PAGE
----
While accounts of Thais worshipping cats have largely been proven false, they do regard the country’s beautiful surviving varieties as a national treasure. According to sources like the Tamra Maew, a book of cat poems written by Buddhist monks more than 300 years ago, there were once 23 breeds native to Thailand, many of which were considered to bring good luck, and several others as bad omens.
Since the reign of King Rama V, Thai cats have been popularized around the world, with many modern breeds tracing their genes back to Thai pedigree. While this crossbreeding and natural breeding has compromised the integrity of purebred populations, programs to preserve the five remaining original breeds — 18 are extinct — are on the rise in the kingdom. The rise of social media and the presence of a national cat registry has helped reignite this lost national interest in these once revered breeds.
Also known as Thong Daeng or Burmese cat, this natural breed first appeared in the Tamra Maew; the breed was described as rare and magnificent, compared to the the rarity and value of gold, insinuating whoever owns this cat will become rich. Legend has it that when the king of Burma read about the Suphalak cat after the close of the Burmese-Siamese War, he ordered his men to bring all of the cats matching the description to Burma, a fabled tale used facetiously today to explain the cat’s rarity.
It’s believed that all Suphalak cats today are descendants from one female called Wong Mau, brought from Burma to America in 1930. Today, its distinctive rusty colouring is nearly extinct in Thailand, with Thai breeders working in concert with universities to use DNA-driven selective breeding to resurrect the original breed.
More commonly known as Siamese cats, this breed appeared in Tamra Maew, described as a pale cat with a dark facial mask, feet, ears and tail. This cat was originally bred in Buddhist temples with some sources claiming it was worshipped, though this history of cat worship in Thailand is contested today. Famous for its dog-like affection, Wichien Maat cats were once exclusively cared for by Thai royalty.
In modern history, the first Siamese cat to reach the United States was sent in 1878 to then President Rutherford B. Hayes as a gift for his wife, and since then, the Siamese cat has been a “foundation stock” of several other breeds popular around the world today. The true modern breed is highly intelligent and inquisitive, and is considered one of the original pedigreed cat breeds.
This silver coated cat with prominently pointed ears and bright green eyes is thought to be a symbol of luck, fertility, and abundant harvest. For these reasons, the cat was never bought, but only presented as a gift in pairs — especially to newlyweds, for whom it served as a symbol of a long and fortunate marriage.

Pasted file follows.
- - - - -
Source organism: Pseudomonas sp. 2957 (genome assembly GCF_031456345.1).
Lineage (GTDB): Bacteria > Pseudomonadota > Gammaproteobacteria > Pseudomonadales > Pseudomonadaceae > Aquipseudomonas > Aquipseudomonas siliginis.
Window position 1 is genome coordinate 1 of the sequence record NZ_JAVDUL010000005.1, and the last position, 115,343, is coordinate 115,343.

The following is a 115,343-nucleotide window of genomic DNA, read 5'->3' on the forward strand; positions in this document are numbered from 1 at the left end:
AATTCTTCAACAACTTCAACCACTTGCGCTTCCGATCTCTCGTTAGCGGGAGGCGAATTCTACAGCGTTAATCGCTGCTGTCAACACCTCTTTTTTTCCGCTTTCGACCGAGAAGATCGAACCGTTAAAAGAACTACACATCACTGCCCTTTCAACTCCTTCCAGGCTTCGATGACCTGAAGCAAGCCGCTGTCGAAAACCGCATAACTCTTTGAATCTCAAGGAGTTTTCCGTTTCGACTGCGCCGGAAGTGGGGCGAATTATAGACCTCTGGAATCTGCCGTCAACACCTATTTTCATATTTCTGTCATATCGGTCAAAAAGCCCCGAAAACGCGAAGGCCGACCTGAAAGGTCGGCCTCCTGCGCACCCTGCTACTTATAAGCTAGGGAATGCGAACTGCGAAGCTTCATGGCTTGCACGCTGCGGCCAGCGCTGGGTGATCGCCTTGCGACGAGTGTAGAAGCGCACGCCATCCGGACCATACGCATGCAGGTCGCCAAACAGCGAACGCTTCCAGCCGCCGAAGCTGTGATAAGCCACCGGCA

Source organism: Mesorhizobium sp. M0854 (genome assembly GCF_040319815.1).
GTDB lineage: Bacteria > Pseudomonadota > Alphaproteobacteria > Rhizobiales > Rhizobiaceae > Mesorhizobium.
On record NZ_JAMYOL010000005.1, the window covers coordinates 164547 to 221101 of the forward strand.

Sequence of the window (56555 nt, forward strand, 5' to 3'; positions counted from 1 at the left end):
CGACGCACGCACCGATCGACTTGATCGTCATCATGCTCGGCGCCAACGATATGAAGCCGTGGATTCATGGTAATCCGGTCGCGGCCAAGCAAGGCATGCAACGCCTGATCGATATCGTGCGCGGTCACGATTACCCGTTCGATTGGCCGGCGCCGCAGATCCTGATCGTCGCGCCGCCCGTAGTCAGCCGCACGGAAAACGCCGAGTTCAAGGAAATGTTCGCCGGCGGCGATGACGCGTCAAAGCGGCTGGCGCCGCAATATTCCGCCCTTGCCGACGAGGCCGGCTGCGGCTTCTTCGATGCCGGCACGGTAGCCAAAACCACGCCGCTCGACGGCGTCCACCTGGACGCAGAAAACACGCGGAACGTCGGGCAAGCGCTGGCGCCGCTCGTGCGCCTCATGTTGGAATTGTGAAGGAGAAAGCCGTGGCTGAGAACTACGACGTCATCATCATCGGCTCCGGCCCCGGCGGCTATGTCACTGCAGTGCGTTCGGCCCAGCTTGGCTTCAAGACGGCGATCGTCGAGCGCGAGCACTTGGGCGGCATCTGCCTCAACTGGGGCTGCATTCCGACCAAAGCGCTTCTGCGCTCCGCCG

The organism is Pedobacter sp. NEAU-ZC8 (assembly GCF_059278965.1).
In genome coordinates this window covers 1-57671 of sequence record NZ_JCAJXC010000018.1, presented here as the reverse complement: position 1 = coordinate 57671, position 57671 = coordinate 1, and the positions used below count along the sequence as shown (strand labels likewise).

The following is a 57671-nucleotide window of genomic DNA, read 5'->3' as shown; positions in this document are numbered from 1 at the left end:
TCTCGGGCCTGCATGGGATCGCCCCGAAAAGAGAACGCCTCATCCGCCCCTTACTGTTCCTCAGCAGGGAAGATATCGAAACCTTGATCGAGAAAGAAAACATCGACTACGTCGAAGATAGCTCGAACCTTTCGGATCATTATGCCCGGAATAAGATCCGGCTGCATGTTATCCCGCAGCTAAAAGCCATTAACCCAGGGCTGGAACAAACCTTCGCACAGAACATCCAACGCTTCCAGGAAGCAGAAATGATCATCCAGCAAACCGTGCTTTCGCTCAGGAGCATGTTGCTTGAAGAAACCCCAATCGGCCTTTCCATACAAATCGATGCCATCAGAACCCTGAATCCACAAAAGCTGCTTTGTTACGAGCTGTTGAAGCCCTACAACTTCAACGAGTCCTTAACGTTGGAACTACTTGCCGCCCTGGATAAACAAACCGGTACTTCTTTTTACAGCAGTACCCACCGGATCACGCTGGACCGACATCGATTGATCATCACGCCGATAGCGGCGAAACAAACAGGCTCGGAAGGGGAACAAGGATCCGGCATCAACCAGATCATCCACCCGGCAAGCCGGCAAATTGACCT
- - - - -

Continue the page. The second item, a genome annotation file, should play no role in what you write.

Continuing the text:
Today the breed is prized for its heightened senses of hearing, sight and sense of smell, as well as a rather bossy demeanor. In Northeast Thailand, purebreds are still included in part of a traditional rain-making ceremony as symbols of fruitful harvests.
Translated to “white gem”, this cat originated from a royal breeding program in Thailand. Also known as the Diamond Eye cat, it’s a rare breed that traditionally features odd-coloured eyes, which was seen as a symbol of good luck. It was strongly believed in the 19th century that any household possessing the cat would have a “long life and title”.
In the late 19th century, King Rama V launched a secret royal breeding program with nine Khao Manee cats, which stayed protected within the Royal Palace for generations. At the time, the penalty for stealing one of the royal cats was death. The cat’s first breeding outside of Thailand was in 1999, meaning that the Khao Manee was exclusive to Thailand for more than 650 years prior to this.
The Tamra Maew compares the Konja cat to the Singha — a mythological Thai lion — due to the breed’s elegant walk similar to that of a lion. According to the text, the original Konja had a black tongue, eyes, teeth and claws, though experts today believe that this description could have been due to a medical condition or parasite. The original Konja also had a white stripe extending from under the chin and along the belly, while today, it is typically entirely black, often mistaken for a Bombay cat.
The golden-eyed Konja is still encountered at many temples, and it is still believed that feeding the cat will bring you good fortune.